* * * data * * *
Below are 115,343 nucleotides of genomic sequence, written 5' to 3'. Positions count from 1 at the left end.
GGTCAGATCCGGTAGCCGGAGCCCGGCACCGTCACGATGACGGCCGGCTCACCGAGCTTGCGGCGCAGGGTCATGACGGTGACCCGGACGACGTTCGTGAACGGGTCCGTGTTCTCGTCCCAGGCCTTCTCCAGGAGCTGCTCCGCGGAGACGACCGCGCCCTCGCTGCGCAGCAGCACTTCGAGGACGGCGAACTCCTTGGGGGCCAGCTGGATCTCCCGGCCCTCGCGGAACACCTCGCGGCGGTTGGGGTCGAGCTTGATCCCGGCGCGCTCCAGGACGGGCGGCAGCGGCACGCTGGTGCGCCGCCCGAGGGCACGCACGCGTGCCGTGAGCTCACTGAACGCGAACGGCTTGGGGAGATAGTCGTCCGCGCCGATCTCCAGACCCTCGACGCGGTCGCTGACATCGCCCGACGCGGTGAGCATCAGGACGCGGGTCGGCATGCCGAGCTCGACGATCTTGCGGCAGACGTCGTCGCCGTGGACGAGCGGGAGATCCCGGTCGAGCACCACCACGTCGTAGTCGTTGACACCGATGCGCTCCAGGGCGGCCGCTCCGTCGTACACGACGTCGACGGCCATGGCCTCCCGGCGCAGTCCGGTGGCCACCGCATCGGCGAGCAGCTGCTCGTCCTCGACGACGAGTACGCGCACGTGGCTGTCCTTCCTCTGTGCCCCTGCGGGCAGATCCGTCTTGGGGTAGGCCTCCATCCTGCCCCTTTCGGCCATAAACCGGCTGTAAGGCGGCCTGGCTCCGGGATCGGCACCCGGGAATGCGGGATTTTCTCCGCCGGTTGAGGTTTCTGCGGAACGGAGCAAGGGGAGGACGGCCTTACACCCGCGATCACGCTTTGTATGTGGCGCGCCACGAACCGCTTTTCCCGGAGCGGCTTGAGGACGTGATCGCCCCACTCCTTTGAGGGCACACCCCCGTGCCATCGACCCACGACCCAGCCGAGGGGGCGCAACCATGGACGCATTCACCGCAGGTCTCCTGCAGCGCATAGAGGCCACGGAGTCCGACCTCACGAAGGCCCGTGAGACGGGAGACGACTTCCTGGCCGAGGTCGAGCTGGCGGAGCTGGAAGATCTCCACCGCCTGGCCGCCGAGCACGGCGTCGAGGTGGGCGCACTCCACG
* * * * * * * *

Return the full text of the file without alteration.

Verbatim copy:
Below are 115,343 nucleotides of genomic sequence, written 5' to 3'. Positions count from 1 at the left end.
GGTCAGATCCGGTAGCCGGAGCCCGGCACCGTCACGATGACGGCCGGCTCACCGAGCTTGCGGCGCAGGGTCATGACGGTGACCCGGACGACGTTCGTGAACGGGTCCGTGTTCTCGTCCCAGGCCTTCTCCAGGAGCTGCTCCGCGGAGACGACCGCGCCCTCGCTGCGCAGCAGCACTTCGAGGACGGCGAACTCCTTGGGGGCCAGCTGGATCTCCCGGCCCTCGCGGAACACCTCGCGGCGGTTGGGGTCGAGCTTGATCCCGGCGCGCTCCAGGACGGGCGGCAGCGGCACGCTGGTGCGCCGCCCGAGGGCACGCACGCGTGCCGTGAGCTCACTGAACGCGAACGGCTTGGGGAGATAGTCGTCCGCGCCGATCTCCAGACCCTCGACGCGGTCGCTGACATCGCCCGACGCGGTGAGCATCAGGACGCGGGTCGGCATGCCGAGCTCGACGATCTTGCGGCAGACGTCGTCGCCGTGGACGAGCGGGAGATCCCGGTCGAGCACCACCACGTCGTAGTCGTTGACACCGATGCGCTCCAGGGCGGCCGCTCCGTCGTACACGACGTCGACGGCCATGGCCTCCCGGCGCAGTCCGGTGGCCACCGCATCGGCGAGCAGCTGCTCGTCCTCGACGACGAGTACGCGCACGTGGCTGTCCTTCCTCTGTGCCCCTGCGGGCAGATCCGTCTTGGGGTAGGCCTCCATCCTGCCCCTTTCGGCCATAAACCGGCTGTAAGGCGGCCTGGCTCCGGGATCGGCACCCGGGAATGCGGGATTTTCTCCGCCGGTTGAGGTTTCTGCGGAACGGAGCAAGGGGAGGACGGCCTTACACCCGCGATCACGCTTTGTATGTGGCGCGCCACGAACCGCTTTTCCCGGAGCGGCTTGAGGACGTGATCGCCCCACTCCTTTGAGGGCACACCCCCGTGCCATCGACCCACGACCCAGCCGAGGGGGCGCAACCATGGACGCATTCACCGCAGGTCTCCTGCAGCGCATAGAGGCCACGGAGTCCGACCTCACGAAGGCCCGTGAGACGGGAGACGACTTCCTGGCCGAGGTCGAGCTGGCGGAGCTGGAAGATCTCCACCGCCTGGCCGCCGAGCACGGCGTCGAGGTGGGCGCACTCCACG